Training Polarization

What does Polarized Training mean?

Kongin Bonface using LightSpeed Lift for quality training with less impact forces.

The term “polarized training plan” refers to the amount of time you spend running at a leisurely pace, based on HR 70% PMHR (predicted maximal heart rate), and an RPE (rate of perceived exertion) of 3-4 vs. running at a hard pace of 85-90% of PMHR or RPE of 6-8.  Most articles I’m reading recommend spending about 80% of your time training in the easy conversation zone and 15-20% training in the pain zone.  This advice is based on fewer injuries, improving max V02 with this training pattern, and producing a more significant gain in 10K race time. LightSpeed Lift body weight support system can make this template even better.

The 3/17/21 edition of Runner’s World references a study published in the “International Journal of Sports Physiology and Performance” 2014, March;9(2) by Nunoz, Seiler et al. that documented better improvements in 10K times and improved max V02 for a group of runners who followed the 80/20 model vs. a group spending 30% of their workouts in the moderate, 75-85% PMHR or RPE of 5-6.  The catch with this “polarized” approach is that the easy needs to be easy, and the hard needs to be hard.  Spending effort at the moderate level seems to pay no dividends.

Many people will relate to the conversational runs we take with our running group, solving daily problems and melting stress away, talking comfortably throughout the entire run. The casual run stimulates brain & bone health while stressing tendons and ligaments in a running-specific manner.  The cardiovascular system opens up, drawing in air and pumping out blood throughout the entire body. Those sessions leave most runners energized and happy to plan the next run. Those are the easy, joyful runs.

The hard runs are much more focused and involve less conversation.  When running at 85% of PMHR, the body is stressed, the conversation is minimal, the heart and lungs expand and contract with greater force, and the musculoskeletal system is stressed into the damage zone.  This intensity will cause tissue adaptation, eventually strengthening bones, tendons, ligaments, heart, and lungs.  After a hard workout, rest and recovery are vital to allow the body to repair the planned damage.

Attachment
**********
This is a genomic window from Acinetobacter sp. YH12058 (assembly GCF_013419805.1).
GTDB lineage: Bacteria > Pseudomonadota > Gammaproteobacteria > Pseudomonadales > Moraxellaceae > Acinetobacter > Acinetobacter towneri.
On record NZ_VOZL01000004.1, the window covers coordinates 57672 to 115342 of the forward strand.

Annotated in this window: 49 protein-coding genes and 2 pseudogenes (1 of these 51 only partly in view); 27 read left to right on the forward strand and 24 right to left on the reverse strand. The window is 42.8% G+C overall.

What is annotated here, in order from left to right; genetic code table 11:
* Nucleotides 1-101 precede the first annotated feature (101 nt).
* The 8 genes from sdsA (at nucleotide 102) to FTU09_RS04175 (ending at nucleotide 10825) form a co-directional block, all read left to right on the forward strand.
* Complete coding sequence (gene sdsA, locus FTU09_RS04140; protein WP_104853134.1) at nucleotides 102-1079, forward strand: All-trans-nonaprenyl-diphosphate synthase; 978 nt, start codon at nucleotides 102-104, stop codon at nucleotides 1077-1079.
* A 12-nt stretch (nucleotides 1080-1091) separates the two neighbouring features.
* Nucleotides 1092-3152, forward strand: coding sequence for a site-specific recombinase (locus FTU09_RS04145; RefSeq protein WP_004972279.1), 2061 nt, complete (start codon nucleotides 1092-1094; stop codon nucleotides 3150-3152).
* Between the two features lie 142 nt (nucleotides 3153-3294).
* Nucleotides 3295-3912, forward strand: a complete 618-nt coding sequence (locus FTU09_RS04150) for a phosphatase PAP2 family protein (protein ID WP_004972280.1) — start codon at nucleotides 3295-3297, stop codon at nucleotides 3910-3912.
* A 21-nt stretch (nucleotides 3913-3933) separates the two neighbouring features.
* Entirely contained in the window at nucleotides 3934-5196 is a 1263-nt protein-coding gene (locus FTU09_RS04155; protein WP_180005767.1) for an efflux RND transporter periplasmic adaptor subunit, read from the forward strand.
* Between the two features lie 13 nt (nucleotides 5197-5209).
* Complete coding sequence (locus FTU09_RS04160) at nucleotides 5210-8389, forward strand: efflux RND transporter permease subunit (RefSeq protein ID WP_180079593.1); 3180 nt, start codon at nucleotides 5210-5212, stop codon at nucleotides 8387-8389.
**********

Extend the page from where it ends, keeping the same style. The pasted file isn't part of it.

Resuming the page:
Using LightSpeed Lift body weight supported (BWS) treadmill runs can benefit both easy and hard training days.  Here’s how and why you should work BWS into your training for fun, injury prevention, and running times.  The plans are not exclusive and can be combined in many patterns.  Customize for your fitness and running goals.

Plan 1: Use LightSpeed Lift as one of the recovery runs.

Running is a complex motor program.  The biggest problem with slow recovery runs is teaching your body to run slowly. Slow running has a different coordination pattern than fast or race-pace running.  If 80% of your running is done slowly, guess what pattern is imprinted?  Running with 20-25 pounds off-weight using LightSpeed allows you to increase your pace by about one minute/mile at the exact metabolic cost.  Training with BWS also reduces impact forces that can lead to injury associated with faster-paced running. So, run the same amount of time, HR intensity, and RPE as planned but do it with BWS.  Training at this faster pace imprints faster movement into your “running motor program.”  You will appreciate the quicker legs this 1-2 times/week workout provides.

Plan 2 - Using LightSpeed BWS for your hard days. 

Easing into fast sustained running can be an oxymoron. Hard days by design, are when the body breaks down (the good news is that with proper recovery, the body builds back better). However, the reduction in landing stress when running with BWS allows your body to adapt in a controlled manner.  The runner can either run for a longer duration at the training pace or run faster and allow more recovery time between intervals. Training faster and longer with less impact stress, safely ramps up the training load, enabling the body to adapt to the stress with fewer injuries.  Also, introducing the faster leg turnover gives the runner confidence and efficiency when running at speedier race paces.

The 80 / 20 training program can produce great fitness results.  Adding in 1-2 workouts per week using BWS running can improve it.  Faster recovery and a way to “ease into” the faster days with slightly less ground reaction forces that can push tissue breakdown into an injured state.  Join runners around the globe of all abilities who use LightSpeed Lift BWS to improve their health, running enjoyment, and speed.  Speed is FUN.  Use it wisely, my friends.